My Country read by Dorothea Mackellar
Dorothea Mackellar recites the first stanza of her most famous poem, recorded in 1958.
Summary by Paul Byrnes
One interesting aspect of the recording is Mackellar’s accent, which retains traces of Scottish pronunciation. Her ancestors were indeed Scots, but she was a third-generation Australian. It is possible that this is part of her ‘performance’ of the poem, rather than her natural accent. She is certainly giving a performance: note the way she rolls her ‘r’s. The Scots burr can be heard distinctly in the way she says ‘brown’. It’s likely that Mackellar was influenced by Scottish romantic and patriotic poetry in the way she approached ‘My Country’. We are indebted also to this recording for telling us the correct pronunciation of the poet’s name – she calls herself Doro-thea, not Doro-thee.
My Country synopsis
Dorothea Mackellar reads her most famous poem ‘My Country’ in 1958.
Dorothea Mackellar was about 73 when this recording was made, by Hazel de Berg, an oral history collector for the National Library of Australia. The poem was by then extremely well known, and so was the poet, although she had not written anything since 1926, the year her father died. It is difficult therefore to hear the extreme youthfulness that the poem originally had.
Mackellar wrote her first draft in London around 1904 when she was 19 and homesick for Australia. She was already a young woman of accomplishment – privately schooled, the daughter of a prominent physician and parliamentarian, Dr Charles Mackellar. She was fluent in four languages, a skilled horsewoman, a frequent visitor to Europe and the continent with her father. She had also spent long periods on the family properties at Gunnedah and the Paterson Valley near Gresford in NSW, where her love of the landscape flowered, along with her sense of romance and adventure.
Most Australians can recall only the second stanza of the poem, but we hear in this recording the all-important introduction, which sets forth her purpose in writing. She is not just homesick for Australian colours; she is rejecting the notion of many of her contemporaries in Australia that England or Great Britain is home. The love of ‘field and coppice’ and ‘ordered woods and gardens’ is not in her veins. That puts the poem firmly in the line of the kind of nationalist poetry that bloomed in Australia in the 1890s, although very little of it was written by 19-year-old girls whose lives had been as protected as hers.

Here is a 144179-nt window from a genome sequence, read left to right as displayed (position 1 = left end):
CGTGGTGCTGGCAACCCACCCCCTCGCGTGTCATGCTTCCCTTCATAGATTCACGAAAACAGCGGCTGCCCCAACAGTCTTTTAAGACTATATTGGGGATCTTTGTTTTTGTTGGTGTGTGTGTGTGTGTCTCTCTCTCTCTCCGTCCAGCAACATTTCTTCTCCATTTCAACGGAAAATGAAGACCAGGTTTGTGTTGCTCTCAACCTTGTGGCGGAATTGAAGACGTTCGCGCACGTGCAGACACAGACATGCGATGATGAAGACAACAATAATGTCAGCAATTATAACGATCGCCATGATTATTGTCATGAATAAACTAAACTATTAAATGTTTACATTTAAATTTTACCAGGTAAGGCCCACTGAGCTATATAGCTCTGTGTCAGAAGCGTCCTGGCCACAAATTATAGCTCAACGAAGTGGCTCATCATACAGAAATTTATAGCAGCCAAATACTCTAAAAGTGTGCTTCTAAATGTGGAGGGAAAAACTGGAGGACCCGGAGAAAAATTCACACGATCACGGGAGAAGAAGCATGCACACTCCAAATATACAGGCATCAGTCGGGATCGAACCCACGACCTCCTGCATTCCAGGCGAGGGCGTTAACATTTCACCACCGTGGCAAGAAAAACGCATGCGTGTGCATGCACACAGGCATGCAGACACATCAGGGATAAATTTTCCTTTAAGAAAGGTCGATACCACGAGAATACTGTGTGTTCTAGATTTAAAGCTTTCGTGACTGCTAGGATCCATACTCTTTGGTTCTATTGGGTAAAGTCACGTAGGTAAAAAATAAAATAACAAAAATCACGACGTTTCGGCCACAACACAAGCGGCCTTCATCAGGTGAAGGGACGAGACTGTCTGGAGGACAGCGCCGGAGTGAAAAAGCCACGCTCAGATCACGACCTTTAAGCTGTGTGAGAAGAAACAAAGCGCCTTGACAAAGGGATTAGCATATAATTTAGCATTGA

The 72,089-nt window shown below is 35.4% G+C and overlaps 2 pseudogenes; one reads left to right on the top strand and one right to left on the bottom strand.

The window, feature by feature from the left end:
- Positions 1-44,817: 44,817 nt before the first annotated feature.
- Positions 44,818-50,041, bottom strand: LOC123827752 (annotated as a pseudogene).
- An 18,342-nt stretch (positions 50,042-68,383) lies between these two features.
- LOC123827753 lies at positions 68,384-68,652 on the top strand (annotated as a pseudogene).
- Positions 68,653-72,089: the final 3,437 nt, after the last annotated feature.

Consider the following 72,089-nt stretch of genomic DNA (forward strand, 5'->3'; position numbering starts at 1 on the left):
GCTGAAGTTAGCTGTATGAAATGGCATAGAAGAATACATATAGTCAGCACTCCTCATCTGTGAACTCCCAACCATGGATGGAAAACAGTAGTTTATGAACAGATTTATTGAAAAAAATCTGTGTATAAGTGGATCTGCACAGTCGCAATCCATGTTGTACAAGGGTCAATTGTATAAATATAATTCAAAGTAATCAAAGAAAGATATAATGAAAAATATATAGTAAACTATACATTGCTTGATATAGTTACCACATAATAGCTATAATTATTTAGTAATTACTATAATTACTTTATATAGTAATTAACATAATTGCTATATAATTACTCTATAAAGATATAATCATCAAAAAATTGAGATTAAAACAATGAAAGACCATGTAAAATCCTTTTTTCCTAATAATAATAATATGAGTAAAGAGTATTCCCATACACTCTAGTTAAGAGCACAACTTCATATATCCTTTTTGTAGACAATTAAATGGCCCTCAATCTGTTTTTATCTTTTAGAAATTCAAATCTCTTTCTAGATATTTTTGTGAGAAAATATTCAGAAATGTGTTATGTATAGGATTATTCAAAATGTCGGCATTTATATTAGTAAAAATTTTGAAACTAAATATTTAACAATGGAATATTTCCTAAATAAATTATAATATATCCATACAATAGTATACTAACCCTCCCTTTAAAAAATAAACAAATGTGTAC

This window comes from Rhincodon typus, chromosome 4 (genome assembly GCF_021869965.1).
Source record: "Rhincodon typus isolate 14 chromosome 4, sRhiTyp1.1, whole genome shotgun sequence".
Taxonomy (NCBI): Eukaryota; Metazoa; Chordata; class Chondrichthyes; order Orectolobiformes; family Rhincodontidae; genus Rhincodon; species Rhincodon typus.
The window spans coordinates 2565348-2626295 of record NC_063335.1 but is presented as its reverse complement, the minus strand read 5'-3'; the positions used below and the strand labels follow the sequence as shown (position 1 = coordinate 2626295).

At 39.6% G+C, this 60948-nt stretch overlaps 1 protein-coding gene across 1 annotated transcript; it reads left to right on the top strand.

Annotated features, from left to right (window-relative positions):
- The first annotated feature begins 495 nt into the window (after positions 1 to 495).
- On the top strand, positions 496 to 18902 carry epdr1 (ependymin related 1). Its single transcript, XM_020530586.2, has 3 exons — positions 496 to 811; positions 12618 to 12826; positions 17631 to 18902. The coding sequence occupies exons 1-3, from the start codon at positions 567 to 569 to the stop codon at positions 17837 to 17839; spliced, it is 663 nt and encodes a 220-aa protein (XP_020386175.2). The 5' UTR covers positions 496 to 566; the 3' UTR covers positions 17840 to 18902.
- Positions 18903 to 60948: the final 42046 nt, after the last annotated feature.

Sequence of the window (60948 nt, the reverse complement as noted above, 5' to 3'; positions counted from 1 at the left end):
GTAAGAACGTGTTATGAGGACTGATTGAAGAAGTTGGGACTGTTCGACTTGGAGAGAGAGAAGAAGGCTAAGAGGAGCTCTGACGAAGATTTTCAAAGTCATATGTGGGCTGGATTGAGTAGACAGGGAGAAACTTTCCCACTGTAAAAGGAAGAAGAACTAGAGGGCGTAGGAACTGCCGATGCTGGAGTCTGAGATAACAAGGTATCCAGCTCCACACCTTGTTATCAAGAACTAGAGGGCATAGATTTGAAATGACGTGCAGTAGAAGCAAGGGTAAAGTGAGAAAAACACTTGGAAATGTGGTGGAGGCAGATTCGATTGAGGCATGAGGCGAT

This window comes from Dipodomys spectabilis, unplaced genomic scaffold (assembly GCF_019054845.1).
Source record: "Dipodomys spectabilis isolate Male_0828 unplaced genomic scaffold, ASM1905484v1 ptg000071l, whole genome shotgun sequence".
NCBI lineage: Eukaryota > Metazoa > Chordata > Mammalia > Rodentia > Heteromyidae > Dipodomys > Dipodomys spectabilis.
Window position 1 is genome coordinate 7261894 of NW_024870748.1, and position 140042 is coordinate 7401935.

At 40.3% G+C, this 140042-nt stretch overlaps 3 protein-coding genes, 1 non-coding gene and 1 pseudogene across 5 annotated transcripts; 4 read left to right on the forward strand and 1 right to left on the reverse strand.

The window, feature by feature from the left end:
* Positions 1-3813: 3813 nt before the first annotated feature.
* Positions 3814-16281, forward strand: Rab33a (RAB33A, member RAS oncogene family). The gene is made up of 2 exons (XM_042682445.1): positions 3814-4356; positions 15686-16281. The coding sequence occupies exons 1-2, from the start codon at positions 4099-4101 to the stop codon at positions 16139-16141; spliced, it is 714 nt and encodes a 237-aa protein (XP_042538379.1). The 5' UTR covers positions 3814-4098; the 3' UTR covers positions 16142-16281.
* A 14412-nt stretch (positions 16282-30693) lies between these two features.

The poem was rewritten many times before it was published in The Spectator in London in 1908. Mackellar varies the version in this recording from other popular versions. In the third stanza, she writes:
The tragic ring-barked forests stark white beneath the moon.
In the 1907–08 version of the poem, written in her notebook (held by the State Library of NSW), she wrote:
The stark white ring-barked forests all tragic ‘neath the moon.
The poem was titled ‘Core of My Heart’ on first publication. It became ‘My Country’ in Mackellar’s first book of poems, The Closed Door, published in Australia in 1911. The poem’s popularity is said to have taken off during the First World War. By then, Mackellar was living back in Australia, after several years in England, where she shared lodgings with her childhood friend, Ruth Bedford. She and Bedford co-wrote two romantic adventure novels, in 1912 and 1914. Neither woman married and Bedford continued to write for the rest of her life. Mackellar wrote very little after her father’s death in 1926.
Notes by Paul Byrnes